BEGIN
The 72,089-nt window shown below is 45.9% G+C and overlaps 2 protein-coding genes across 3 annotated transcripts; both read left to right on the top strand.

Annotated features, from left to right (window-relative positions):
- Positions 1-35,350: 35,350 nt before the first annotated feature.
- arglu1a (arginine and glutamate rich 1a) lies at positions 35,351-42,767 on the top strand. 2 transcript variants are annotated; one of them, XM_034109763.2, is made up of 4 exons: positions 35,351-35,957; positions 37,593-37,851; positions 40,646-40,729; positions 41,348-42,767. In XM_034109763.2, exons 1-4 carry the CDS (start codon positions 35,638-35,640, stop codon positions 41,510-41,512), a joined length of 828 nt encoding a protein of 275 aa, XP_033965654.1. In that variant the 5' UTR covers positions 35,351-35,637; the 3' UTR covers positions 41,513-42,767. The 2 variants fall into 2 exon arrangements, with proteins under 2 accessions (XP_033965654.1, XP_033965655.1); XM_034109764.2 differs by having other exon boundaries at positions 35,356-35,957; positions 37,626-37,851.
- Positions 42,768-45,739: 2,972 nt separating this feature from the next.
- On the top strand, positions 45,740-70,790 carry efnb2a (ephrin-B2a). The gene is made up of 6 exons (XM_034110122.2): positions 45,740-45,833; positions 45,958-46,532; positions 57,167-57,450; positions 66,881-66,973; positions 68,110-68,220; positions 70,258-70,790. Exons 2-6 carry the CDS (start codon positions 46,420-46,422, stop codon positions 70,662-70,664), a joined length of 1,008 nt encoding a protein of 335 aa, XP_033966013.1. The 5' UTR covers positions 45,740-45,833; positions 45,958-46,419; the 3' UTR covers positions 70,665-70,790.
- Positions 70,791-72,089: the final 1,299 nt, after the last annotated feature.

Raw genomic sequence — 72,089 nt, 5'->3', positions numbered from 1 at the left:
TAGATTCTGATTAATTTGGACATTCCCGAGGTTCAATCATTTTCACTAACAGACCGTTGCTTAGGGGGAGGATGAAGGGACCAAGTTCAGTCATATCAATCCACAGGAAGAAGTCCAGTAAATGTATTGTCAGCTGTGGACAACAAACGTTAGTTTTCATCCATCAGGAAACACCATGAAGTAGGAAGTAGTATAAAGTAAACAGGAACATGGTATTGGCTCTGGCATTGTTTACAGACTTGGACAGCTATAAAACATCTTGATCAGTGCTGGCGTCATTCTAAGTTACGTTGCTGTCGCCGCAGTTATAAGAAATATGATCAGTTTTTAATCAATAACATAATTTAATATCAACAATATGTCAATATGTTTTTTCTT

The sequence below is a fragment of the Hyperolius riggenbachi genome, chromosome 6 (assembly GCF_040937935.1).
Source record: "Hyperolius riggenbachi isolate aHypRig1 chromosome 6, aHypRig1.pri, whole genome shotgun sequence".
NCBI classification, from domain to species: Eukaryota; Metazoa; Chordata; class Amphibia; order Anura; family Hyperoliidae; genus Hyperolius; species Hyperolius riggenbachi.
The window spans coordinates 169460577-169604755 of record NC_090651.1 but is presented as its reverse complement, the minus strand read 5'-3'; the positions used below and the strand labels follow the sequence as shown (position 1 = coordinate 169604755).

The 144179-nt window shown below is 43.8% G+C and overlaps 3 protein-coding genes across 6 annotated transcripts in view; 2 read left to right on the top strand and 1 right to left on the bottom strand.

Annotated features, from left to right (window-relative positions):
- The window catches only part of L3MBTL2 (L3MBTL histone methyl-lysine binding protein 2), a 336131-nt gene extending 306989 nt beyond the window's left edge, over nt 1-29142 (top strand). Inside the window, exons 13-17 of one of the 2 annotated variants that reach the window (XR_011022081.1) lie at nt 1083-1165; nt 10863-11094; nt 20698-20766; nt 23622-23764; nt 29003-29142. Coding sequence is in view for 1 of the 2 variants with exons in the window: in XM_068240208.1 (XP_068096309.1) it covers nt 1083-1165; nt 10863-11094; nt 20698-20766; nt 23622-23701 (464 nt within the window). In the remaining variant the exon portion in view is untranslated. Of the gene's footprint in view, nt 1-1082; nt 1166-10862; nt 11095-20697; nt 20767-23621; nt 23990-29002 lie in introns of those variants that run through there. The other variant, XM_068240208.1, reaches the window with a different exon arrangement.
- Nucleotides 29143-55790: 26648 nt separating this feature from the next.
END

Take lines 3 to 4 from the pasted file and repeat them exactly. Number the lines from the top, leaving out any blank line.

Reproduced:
- Positions 1-35,350: 35,350 nt before the first annotated feature.
- arglu1a (arginine and glutamate rich 1a) lies at positions 35,351-42,767 on the top strand. 2 transcript variants are annotated; one of them, XM_034109763.2, is made up of 4 exons: positions 35,351-35,957; positions 37,593-37,851; positions 40,646-40,729; positions 41,348-42,767. In XM_034109763.2, exons 1-4 carry the CDS (start codon positions 35,638-35,640, stop codon positions 41,510-41,512), a joined length of 828 nt encoding a protein of 275 aa, XP_033965654.1. In that variant the 5' UTR covers positions 35,351-35,637; the 3' UTR covers positions 41,513-42,767. The 2 variants fall into 2 exon arrangements, with proteins under 2 accessions (XP_033965654.1, XP_033965655.1); XM_034109764.2 differs by having other exon boundaries at positions 35,356-35,957; positions 37,626-37,851.